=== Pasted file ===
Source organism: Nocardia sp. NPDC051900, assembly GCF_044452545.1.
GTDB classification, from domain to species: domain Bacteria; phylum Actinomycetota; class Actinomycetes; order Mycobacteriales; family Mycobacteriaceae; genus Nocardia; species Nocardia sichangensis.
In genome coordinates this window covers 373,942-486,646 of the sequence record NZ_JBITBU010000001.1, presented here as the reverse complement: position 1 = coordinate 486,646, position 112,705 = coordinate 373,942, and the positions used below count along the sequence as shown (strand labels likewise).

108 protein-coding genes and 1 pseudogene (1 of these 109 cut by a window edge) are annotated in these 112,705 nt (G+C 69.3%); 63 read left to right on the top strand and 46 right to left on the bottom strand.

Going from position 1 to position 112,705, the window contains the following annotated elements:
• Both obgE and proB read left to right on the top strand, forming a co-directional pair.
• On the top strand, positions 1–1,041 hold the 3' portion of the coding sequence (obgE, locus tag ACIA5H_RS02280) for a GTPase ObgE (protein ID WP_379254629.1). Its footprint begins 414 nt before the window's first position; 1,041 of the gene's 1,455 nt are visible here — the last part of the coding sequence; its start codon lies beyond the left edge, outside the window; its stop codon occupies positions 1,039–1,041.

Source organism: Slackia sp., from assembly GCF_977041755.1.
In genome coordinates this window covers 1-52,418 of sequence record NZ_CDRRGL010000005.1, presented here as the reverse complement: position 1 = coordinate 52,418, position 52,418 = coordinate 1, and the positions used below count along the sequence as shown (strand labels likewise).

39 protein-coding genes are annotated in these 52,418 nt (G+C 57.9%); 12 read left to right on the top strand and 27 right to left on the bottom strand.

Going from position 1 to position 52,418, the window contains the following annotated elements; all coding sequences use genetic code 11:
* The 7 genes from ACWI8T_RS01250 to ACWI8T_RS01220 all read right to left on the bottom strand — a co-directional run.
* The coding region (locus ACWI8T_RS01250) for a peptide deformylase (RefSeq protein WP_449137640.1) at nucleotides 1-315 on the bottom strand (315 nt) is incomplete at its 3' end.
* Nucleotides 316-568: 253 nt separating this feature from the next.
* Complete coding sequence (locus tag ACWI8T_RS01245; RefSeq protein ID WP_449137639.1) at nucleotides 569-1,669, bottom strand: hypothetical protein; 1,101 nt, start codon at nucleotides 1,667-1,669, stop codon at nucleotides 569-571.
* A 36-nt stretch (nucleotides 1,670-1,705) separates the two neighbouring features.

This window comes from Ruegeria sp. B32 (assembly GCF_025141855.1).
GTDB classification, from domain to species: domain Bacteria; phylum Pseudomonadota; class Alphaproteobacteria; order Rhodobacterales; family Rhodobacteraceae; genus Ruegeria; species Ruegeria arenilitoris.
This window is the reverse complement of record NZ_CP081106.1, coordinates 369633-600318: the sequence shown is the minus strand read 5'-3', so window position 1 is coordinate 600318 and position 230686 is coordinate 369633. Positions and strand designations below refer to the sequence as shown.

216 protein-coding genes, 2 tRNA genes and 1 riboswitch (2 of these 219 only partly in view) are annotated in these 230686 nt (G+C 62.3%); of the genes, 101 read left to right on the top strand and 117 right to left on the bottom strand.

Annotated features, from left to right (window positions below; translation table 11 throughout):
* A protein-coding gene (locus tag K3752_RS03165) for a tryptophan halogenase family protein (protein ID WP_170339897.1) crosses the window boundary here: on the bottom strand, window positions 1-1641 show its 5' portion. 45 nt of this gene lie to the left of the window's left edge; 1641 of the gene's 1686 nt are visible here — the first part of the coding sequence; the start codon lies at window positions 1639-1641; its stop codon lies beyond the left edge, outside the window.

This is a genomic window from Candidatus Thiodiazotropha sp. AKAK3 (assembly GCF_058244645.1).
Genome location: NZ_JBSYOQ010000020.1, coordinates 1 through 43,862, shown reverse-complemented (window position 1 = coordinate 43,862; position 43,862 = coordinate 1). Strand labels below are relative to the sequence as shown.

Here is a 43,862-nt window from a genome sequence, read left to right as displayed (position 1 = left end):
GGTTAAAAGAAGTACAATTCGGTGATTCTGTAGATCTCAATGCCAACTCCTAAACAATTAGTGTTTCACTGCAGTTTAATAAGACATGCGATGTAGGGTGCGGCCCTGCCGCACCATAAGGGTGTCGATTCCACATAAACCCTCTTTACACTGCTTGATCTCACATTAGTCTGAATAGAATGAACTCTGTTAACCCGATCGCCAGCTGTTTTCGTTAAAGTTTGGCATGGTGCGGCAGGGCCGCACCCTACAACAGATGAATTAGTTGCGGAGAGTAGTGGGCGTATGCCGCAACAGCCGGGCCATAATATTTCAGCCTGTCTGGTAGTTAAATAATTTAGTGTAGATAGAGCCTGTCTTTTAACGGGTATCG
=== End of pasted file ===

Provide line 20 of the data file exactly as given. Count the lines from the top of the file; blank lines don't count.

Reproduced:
216 protein-coding genes, 2 tRNA genes and 1 riboswitch (2 of these 219 only partly in view) are annotated in these 230686 nt (G+C 62.3%); of the genes, 101 read left to right on the top strand and 117 right to left on the bottom strand.